Intro: In August 2009, President Barack Obama traveled to Grand Junction, Colorado, touting that community’s health care system as a model for the provision of low-cost, high-quality care. According to the Dartmouth Atlas of Health Care, average per capita Medicare spending in Grand Junction was $6,599 in 2007 — 24% lower than the national average and 60% below high-cost Miami. In 2005, Grand Junction had only 60% as many coronary-artery bypass surgeries in its Medicare population as the national average, 55% as many inpatient coronary angiography procedures, and 61% as many inpatient days during the last 2 years of life. Moreover, Grand Junction scored above the national average on a number of measurements of preventive care, diabetes, asthma, and other quality metrics.

Cortese,Denis A.; Korsmo,Jeffrey O. “Putting U.S. Health Care on the Right Track.” N.Engl.J.Med., 2009, 361, 14, 1326-1327

Intro: Americans do not consistently receive high-value health care. Collectively, our country spends more on health care than any other nation, but our people do not receive the best outcomes, safety, service, or access in return. Although some organizations, regions, and states deliver high-quality, affordable care, many do not. It’s time to make high-value health care the norm in the United States. To reach that goal, we must hold physicians and other providers accountable for providing high-value health care, defined in terms of both quality and cost: value=quality÷cost. In this equation, quality includes clinical outcomes, safety, and patient-reported satisfaction, and cost encompasses the cost of care over time. Outcomes for hospital care, procedures, and chronic conditions can be assessed with the use of such measures as hospital admissions, emergency department visits, unplanned readmissions, death rates, postoperative complications, missed days of school or work, measures of organ function, and scores on general health surveys. Safety can be evaluated by means of such measures as central-line infection rates, medication errors, and postoperative complications. And patient satisfaction can be quantified with tools like those used by the National Research Corporation’s Healthcare Market Guide. Performance data are available from such respected sources as the Agency for Healthcare Research and Quality, the National Quality Forum, the Leapfrog Group, the AQA Alliance, the University HealthSystem Consortium, the Medicare Provider Analysis and Review File, and the Commonwealth Fund. Regional Medicare spending data from the Centers for Medicare and Medicaid Services (CMS) or from the Dartmouth Atlas of Health Care could provide the equation’s denominator.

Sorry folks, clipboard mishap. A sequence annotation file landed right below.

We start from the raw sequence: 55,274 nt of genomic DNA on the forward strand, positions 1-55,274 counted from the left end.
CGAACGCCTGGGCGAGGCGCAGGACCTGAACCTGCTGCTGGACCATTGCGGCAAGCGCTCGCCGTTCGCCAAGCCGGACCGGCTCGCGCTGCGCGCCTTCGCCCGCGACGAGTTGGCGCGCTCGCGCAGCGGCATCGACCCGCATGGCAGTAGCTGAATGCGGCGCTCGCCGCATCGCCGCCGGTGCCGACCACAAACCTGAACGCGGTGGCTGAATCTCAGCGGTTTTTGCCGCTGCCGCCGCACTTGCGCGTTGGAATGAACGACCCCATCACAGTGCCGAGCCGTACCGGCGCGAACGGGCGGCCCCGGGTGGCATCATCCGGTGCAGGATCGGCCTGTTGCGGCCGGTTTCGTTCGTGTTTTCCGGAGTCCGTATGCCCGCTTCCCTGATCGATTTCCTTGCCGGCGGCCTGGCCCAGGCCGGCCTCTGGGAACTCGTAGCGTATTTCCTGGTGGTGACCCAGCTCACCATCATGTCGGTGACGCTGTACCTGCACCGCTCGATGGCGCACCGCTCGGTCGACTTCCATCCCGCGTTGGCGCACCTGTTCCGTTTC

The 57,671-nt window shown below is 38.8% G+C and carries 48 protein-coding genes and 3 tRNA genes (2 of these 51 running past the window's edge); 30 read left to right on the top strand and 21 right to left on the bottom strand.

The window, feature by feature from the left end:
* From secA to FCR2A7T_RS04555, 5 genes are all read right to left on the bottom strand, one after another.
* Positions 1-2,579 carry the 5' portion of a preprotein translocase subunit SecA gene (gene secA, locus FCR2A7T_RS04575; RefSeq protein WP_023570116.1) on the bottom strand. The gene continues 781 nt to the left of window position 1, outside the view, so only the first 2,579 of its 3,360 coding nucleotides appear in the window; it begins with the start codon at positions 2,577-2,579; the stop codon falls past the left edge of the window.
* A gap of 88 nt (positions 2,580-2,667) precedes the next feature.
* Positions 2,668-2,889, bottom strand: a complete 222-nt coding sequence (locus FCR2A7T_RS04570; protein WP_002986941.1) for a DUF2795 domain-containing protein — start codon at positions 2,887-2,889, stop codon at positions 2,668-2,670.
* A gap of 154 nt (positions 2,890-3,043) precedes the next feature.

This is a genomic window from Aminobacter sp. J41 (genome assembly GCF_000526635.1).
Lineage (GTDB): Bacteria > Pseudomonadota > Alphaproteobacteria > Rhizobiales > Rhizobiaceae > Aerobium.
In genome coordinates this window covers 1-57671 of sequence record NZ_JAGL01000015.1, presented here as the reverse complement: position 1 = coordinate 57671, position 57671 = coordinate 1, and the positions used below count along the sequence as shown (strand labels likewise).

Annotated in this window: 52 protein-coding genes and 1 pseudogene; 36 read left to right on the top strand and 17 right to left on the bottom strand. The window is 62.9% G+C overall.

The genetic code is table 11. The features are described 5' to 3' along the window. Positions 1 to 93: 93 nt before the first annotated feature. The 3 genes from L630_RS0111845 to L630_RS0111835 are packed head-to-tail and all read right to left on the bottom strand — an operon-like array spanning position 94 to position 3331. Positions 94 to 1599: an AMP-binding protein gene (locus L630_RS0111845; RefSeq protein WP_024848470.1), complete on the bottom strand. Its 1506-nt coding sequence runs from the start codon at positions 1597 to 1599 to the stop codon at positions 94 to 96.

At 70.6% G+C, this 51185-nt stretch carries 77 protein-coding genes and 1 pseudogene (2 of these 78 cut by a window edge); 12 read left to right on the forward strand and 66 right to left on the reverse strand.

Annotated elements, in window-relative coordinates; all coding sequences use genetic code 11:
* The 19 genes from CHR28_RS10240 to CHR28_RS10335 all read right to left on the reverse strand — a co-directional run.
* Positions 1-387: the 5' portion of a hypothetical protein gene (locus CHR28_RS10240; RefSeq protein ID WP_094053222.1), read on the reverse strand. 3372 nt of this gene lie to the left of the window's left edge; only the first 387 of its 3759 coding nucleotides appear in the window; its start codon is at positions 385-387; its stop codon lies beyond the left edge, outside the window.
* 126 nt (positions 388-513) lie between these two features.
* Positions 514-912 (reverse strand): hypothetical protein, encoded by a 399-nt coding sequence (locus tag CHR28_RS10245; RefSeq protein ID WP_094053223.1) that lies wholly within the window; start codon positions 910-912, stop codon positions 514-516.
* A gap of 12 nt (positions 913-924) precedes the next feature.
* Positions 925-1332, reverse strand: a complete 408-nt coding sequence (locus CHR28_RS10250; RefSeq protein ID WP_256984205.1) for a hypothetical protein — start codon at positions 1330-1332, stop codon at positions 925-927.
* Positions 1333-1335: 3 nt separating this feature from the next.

Cutler,David. “How Health Care Reform Must Bend The Cost Curve.”  Health Affairs., 2010, 29, 6, 1131-1135

Abstract: The true measure of health care reform’s success is whether it drives down medical costs over the long term. The Patient Protection and Affordable Care Act has several features designed to modernize the delivery of services and thus ensure a more efficient, more effective, and less expensive health care system. These features include bundling medical services into larger payment groups, using value-based purchasing, and improving care coordination. These changes could spark a productivity revolution in health care that would make it much more affordable and simultaneously increase the quality of care. The success of these efforts at controlling long-run cost growth will require activism from the government and the private sector.

Guterman, Stuart; Davis, Karen; Schoenbaum, Stephen; Shih, Anthony.  “Using Medicare Payment Policy To Transform The Health System: A Framework For Improving Performance.”  Health Affairs (Published online), 2009, 28, no. 2, 238-250

Abstract: As the largest payer for health services in the United States, Medicare has the potential to use its payment policies to stimulate change in the organization of care to improve quality and mitigate cost growth. This paper proposes a framework in which Medicare would offer an array of new bundled payment options for physician group practices, hospitals, and delivery systems, with incentives to encourage greater integration in the organization of health care delivery and the provision of more coordinated care to beneficiaries. These changes could also serve as a model for other payers to improve quality and efficiency throughout the health system.

Haywood,T. “The cost of confusion: healthcare reform and value-based purchasing.” Healthcare Financial .Management, 2010, 64, 10, 44-48,

Abstract: Title III of the Affordable Care Act presents two types of opportunities: those whose outcomes pose some uncertainties and those whose outcomes are well known. Accountable care organizations (ACOs) represent an uncertain opportunity, and although they may prove to be a worthwhile pursuit, focus on ACOs should generally not take precedence over more pressing concerns, such as impending loss of Medicare revenue. Value-based purchasing represents an opportunity that, if missed, would likely result in a revenue loss.